The Struggle for Mastery in Europe 1848-1918, by A. J. P. Taylor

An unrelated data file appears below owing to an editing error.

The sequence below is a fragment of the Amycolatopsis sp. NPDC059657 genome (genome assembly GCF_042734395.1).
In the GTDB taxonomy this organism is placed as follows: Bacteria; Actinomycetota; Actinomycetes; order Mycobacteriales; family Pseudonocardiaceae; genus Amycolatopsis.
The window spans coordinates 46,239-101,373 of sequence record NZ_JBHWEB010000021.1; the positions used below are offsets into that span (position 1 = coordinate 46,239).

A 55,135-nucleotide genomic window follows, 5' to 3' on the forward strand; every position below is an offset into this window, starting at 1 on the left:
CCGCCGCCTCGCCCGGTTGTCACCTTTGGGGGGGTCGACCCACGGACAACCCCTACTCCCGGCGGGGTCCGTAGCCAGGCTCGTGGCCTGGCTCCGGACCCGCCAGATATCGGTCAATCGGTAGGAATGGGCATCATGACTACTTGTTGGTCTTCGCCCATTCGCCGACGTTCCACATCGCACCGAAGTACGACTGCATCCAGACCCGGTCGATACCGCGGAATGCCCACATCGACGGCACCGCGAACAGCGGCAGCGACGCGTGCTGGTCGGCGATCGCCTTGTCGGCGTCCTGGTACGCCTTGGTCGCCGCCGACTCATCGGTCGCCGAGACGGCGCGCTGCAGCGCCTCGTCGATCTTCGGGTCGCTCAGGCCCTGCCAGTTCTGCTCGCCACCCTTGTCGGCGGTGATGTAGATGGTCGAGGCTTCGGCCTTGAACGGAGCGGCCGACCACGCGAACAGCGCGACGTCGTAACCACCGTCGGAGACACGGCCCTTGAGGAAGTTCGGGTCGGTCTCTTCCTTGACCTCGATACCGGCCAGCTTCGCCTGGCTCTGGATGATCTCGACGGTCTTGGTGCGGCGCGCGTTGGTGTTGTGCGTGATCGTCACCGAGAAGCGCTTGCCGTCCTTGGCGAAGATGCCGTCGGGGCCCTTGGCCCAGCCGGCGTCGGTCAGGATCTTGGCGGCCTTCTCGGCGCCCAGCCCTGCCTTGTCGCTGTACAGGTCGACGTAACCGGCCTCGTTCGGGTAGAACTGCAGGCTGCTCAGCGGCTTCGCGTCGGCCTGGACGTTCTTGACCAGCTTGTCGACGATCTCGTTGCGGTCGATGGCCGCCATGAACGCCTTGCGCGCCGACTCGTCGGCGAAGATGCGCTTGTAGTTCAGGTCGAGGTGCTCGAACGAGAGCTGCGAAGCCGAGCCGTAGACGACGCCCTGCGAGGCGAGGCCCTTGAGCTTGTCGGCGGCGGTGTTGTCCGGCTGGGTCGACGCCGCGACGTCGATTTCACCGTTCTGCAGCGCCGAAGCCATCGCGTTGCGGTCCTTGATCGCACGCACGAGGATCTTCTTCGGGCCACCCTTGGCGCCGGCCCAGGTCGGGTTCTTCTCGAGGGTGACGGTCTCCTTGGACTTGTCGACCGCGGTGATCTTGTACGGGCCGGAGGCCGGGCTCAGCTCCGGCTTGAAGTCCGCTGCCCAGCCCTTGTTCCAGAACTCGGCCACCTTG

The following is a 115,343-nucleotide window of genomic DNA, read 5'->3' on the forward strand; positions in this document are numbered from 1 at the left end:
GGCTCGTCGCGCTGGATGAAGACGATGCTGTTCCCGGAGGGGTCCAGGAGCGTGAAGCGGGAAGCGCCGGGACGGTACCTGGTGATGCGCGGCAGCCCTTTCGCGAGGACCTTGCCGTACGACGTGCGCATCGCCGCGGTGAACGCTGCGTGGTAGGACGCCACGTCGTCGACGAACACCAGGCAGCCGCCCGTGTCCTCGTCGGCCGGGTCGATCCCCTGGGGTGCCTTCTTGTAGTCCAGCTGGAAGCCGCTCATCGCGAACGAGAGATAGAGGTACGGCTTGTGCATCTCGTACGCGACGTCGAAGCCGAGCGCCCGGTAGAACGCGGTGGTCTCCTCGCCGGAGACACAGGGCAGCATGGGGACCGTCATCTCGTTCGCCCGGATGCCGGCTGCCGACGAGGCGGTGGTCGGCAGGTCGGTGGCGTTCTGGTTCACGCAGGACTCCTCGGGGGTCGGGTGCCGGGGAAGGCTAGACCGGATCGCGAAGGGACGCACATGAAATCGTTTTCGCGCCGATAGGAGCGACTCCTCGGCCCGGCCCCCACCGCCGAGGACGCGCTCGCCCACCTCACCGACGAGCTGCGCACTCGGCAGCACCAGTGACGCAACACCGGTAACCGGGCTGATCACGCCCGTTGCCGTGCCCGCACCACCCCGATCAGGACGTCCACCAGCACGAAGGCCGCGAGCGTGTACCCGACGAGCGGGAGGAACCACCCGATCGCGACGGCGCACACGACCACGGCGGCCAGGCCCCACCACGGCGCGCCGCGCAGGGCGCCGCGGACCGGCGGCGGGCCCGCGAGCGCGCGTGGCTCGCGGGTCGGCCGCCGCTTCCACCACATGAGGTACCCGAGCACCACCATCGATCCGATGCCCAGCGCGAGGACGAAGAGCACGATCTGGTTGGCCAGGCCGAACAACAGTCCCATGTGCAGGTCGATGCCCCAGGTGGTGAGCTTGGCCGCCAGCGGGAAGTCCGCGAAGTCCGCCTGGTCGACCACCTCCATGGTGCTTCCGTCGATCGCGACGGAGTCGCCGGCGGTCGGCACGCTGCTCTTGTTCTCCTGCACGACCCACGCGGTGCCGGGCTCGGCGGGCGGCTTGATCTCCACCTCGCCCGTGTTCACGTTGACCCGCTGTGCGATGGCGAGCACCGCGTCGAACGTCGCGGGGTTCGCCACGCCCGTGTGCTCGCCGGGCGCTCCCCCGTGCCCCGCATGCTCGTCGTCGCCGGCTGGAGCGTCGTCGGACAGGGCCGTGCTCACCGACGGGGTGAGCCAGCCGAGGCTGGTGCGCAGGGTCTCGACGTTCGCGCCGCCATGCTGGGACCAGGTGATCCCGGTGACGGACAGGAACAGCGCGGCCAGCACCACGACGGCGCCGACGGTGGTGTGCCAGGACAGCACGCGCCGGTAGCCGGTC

Ever since an explosive book entitled The Course of German History appeared in 1946, Mr. A. J. P. Taylor has been regarded as the enfant terrible of British historical writing. “Brilliant,” “contentious,” “provocative”—all the customary adjectives have been applied to him—and usually with an undertone of deep annoyance. The older generation of historians has taken offense at his exaggerations and the air of sovereign contempt with which he has appeared to regard his professional colleagues. The younger generation (with its own special brand of intellectual seriousness) has found his work glib and unphilosophical and has been inclined to dismiss it as entertaining “outside reading,” primarily suited for enlivening the drab existence of graduate students. As the years have passed, Mr. Taylor’s anti-Germanism and Slavophilia have appeared ever quainter and—at the very least—out of tune with the temper of the times.
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